May 30

Playing his second night in a row, Tim Baker opened with his uplifting new track “Survivors” before running through a joyous set of piano ballads, acoustic rockers, and even a banjo duet with the extremely talented Nico Paulo. In lieu of leaving for an encore, Baker played his beautifully self-shot “Survivors” video before returning for three more songs. Most touching was the last track—“All Hands”—as Baker seemingly held back tears while video feeds of dancing fans crossed the screen. Once the charming hour-and-a-half was over, we were reminded why the former Hey Rosetta man is one of Canada’s most underrated artists. —OC

Screen Shot 2020-06-08 at 2.10.30 PM.png

Virtually Live presents Terra Lightfoot and Josyara
June 6

The Calgary Folk Music Festival cancelled the 41st edition of its event, but it hasn’t stopped the organization from bringing musicians together from around the world. The second edition of its Virtually Live series featured Hamilton’s Terra Lightfoot, who lived up to her billing as one to watch by delivering a powerhouse performance from the cozy confines of her apartment. She was joined by Sao Paulo’s Josyara, who put on a virtual guitar clinic while featuring songs from her 2018 album Mansa Fúria. Calgary hip-hop duo Dragon Fli Empire even popped in for a special guest appearance. It won’t fully replace wandering the festival grounds to seek out new music, but it will definitely hold us over until Calgary Folk returns in earnest. —CT

Screen Shot 2020-06-06 at 9.49.36 PM.png

Communism dance party
June 6

Saturday night’s Communism dance party was all about spreading love. Sprinkling their own feel-good psychedelic songs into medleys that covered everyone from Donna Summer to Gord Downie, Elvis Costello to Alabama Shakes, it was impossible not to forget the world and dance. Where the show truly took off was the visual effects, which completely recreated the live experience. Beamed onto a projector screen, the trio was playing in separate locations but perfectly on beat. Lights spun on the walls and mesmerized. The camera rotated and moved. Images and shapes flashed over the band as they rocked. It was spectacular. Communism promised a party, but what stood out was the free-flowing love. —OC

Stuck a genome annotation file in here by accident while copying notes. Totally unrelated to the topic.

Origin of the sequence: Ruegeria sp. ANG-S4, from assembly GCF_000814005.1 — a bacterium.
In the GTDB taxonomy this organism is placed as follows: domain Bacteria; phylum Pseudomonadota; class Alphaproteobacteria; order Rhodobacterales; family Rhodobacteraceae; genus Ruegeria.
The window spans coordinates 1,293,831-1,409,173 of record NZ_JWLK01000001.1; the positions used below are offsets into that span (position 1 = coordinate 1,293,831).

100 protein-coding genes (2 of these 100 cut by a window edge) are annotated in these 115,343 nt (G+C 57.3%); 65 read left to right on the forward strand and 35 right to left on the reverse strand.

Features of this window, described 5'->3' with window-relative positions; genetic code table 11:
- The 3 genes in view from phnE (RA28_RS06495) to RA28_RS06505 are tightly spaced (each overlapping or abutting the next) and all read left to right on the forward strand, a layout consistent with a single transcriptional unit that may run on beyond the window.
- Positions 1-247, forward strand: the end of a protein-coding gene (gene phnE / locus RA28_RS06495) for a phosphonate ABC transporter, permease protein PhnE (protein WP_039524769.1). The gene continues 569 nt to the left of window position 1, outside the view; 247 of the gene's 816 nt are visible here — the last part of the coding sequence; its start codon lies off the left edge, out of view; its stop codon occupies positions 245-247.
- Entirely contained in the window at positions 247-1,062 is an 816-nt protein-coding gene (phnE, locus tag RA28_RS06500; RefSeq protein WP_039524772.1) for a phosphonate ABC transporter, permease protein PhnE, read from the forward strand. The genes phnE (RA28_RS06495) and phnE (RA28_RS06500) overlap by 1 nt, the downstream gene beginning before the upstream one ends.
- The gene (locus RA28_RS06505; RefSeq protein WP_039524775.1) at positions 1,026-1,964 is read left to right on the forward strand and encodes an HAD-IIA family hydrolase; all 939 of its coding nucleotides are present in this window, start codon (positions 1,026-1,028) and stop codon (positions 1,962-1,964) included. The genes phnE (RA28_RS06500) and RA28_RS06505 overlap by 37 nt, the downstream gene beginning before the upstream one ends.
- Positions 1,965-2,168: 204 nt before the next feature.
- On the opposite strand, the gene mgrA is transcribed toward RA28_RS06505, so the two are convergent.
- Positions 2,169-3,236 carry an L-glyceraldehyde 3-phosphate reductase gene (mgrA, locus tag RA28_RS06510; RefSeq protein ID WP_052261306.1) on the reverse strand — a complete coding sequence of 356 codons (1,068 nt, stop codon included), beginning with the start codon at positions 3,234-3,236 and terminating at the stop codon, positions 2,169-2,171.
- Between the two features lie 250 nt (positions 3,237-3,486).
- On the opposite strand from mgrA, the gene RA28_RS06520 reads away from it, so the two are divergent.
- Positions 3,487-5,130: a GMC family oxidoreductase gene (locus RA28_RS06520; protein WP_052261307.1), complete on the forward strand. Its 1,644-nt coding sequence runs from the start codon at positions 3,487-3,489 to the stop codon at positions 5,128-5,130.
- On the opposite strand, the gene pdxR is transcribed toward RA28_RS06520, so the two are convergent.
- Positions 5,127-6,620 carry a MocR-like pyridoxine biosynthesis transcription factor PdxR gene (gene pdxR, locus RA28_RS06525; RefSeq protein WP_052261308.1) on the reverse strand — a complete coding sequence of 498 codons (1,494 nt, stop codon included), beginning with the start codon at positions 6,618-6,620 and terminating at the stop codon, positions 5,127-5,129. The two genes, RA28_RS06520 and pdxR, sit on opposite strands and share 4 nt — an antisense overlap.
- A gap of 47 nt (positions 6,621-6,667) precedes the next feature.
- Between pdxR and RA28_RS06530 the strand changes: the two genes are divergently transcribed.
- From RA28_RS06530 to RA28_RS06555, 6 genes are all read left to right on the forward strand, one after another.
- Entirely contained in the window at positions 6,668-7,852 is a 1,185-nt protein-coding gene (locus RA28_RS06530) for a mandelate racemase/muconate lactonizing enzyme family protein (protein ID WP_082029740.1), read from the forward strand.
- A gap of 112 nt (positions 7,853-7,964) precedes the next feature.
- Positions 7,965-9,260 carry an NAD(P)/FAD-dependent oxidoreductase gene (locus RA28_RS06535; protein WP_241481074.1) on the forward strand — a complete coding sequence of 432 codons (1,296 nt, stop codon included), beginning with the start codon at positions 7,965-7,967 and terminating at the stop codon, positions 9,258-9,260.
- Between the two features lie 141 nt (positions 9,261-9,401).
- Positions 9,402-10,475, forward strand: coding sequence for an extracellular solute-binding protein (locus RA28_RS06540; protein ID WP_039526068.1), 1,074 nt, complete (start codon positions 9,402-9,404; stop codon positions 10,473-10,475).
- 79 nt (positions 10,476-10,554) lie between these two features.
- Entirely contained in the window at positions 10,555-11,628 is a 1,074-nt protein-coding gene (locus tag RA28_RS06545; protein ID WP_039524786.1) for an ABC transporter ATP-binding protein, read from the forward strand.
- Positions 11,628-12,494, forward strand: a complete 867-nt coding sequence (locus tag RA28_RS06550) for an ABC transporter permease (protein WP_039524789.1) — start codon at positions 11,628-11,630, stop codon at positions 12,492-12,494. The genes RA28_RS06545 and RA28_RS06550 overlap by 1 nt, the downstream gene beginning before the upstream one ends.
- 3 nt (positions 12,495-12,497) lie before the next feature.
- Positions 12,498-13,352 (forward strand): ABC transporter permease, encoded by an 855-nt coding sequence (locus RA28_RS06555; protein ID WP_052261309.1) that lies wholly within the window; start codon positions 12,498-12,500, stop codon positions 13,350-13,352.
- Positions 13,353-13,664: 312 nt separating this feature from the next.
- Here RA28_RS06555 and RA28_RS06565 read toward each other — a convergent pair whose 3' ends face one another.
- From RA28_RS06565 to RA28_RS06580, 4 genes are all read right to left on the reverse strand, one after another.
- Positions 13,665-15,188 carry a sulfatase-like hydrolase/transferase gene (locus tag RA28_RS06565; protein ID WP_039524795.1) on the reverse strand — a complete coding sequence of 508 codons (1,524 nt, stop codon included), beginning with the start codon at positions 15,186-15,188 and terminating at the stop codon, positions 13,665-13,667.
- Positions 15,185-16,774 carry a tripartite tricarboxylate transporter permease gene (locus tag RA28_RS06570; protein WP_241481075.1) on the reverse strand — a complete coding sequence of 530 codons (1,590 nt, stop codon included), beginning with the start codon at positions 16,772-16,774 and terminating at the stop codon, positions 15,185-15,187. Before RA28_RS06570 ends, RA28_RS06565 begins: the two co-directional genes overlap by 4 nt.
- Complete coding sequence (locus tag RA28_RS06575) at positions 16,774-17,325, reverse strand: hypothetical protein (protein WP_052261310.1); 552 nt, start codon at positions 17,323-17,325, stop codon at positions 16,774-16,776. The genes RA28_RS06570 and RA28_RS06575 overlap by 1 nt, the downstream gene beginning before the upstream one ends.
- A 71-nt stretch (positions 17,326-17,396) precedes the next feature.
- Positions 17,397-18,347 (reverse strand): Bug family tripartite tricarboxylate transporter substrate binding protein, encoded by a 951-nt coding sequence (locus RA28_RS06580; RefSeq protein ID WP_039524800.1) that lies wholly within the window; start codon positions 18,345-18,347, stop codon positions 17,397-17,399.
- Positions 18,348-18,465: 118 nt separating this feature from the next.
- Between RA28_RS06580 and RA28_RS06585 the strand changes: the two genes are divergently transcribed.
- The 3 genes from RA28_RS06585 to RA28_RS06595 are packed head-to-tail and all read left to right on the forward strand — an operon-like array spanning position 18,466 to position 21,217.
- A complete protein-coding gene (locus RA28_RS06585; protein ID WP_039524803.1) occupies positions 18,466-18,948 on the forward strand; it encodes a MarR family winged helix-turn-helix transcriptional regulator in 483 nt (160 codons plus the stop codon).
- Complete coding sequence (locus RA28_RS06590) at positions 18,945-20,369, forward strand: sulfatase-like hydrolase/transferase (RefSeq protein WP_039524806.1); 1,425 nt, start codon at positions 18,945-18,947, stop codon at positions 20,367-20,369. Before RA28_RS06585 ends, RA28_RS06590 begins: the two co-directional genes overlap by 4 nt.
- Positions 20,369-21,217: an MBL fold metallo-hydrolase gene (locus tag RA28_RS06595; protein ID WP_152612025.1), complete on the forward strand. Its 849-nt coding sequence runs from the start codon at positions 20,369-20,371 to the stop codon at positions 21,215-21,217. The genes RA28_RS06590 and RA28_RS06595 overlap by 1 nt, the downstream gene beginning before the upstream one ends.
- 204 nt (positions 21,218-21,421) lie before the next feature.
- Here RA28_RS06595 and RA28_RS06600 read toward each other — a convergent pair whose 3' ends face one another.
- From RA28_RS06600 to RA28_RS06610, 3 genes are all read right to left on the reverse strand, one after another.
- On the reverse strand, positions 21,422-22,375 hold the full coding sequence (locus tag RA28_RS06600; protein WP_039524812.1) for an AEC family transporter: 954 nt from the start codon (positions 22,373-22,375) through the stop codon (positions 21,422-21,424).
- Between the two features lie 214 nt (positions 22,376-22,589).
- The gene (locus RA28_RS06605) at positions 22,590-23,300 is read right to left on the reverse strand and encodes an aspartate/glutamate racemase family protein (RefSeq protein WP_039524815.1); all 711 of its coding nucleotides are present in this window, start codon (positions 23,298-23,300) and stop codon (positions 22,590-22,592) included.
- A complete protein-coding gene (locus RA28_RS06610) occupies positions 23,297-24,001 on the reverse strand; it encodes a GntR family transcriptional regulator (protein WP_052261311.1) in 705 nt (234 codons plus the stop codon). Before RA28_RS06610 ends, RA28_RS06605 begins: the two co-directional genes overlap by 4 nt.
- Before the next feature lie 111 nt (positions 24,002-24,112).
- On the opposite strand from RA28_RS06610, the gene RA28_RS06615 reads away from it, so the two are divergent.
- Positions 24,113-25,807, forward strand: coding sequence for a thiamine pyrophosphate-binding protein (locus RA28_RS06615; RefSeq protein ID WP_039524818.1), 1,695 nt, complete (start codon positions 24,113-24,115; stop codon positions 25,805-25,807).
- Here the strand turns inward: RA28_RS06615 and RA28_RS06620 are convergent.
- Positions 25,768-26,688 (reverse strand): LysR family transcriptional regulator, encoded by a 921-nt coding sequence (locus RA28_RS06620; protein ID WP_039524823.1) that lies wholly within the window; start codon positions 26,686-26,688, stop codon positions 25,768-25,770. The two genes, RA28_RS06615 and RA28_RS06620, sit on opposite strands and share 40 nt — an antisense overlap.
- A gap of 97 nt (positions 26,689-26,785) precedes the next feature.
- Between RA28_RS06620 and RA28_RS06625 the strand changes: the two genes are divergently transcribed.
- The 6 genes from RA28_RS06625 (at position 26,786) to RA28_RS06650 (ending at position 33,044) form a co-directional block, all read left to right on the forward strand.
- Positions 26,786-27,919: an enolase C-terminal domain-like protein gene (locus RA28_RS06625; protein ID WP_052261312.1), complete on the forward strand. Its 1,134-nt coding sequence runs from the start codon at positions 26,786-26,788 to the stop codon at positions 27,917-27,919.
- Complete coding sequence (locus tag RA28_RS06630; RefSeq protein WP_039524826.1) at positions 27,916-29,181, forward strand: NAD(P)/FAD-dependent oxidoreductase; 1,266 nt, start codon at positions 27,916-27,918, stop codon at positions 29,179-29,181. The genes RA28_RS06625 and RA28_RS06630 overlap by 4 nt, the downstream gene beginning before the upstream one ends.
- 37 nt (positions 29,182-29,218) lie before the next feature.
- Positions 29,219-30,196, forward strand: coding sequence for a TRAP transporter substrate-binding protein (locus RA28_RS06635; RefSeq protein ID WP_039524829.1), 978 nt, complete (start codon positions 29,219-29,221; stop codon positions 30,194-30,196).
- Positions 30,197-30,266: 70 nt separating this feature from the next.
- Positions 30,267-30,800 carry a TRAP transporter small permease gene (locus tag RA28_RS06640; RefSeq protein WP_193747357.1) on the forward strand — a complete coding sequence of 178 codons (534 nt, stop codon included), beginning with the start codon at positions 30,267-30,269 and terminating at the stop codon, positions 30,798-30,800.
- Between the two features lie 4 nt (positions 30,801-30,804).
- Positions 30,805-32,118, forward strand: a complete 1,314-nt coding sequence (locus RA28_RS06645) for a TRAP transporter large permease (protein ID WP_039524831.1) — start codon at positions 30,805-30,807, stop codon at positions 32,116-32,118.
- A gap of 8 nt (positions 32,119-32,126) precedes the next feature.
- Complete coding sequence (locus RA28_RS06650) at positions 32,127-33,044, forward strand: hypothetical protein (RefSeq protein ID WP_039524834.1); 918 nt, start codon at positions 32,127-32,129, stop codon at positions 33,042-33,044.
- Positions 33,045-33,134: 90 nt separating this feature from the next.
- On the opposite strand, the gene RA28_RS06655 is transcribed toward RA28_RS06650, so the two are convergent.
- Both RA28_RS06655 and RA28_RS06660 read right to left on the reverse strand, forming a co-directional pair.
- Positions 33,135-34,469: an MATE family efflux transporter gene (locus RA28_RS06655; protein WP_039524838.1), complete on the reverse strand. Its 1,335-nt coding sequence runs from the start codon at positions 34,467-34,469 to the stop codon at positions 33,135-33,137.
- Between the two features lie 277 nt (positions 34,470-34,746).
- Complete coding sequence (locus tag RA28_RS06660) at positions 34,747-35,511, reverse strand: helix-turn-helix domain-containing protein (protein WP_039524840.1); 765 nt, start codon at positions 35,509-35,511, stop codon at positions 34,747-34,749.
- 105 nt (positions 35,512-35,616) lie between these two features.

Screen Shot 2020-06-08 at 9.53.20 AM.png

Beau Dixon
June 7

Technical difficulties and performance nerves are the new norm for artists in this era of online shows; the true test is how one adjusts to the technology, and captures the audience’s attention and imagination. Beau Dixon rose to the challenge, and in the process, put on one hell of a show. Performing his 2002 release From Here To East City in its entirety, Dixon quickly settled into a comfortable groove after a few glitches, combining his effortless vocal delivery with an intense energy that radiated from the screen. Songs such as “Hangin On” and “Let’s Start Over” jumped from the speakers as Dixon pounded his keyboards (he also played guitar and harmonica), leaving him drenched with sweat by the end of his 75-minute set. Once he harnesses the full potential of the digital realm, Dixon will be one to watch. —CT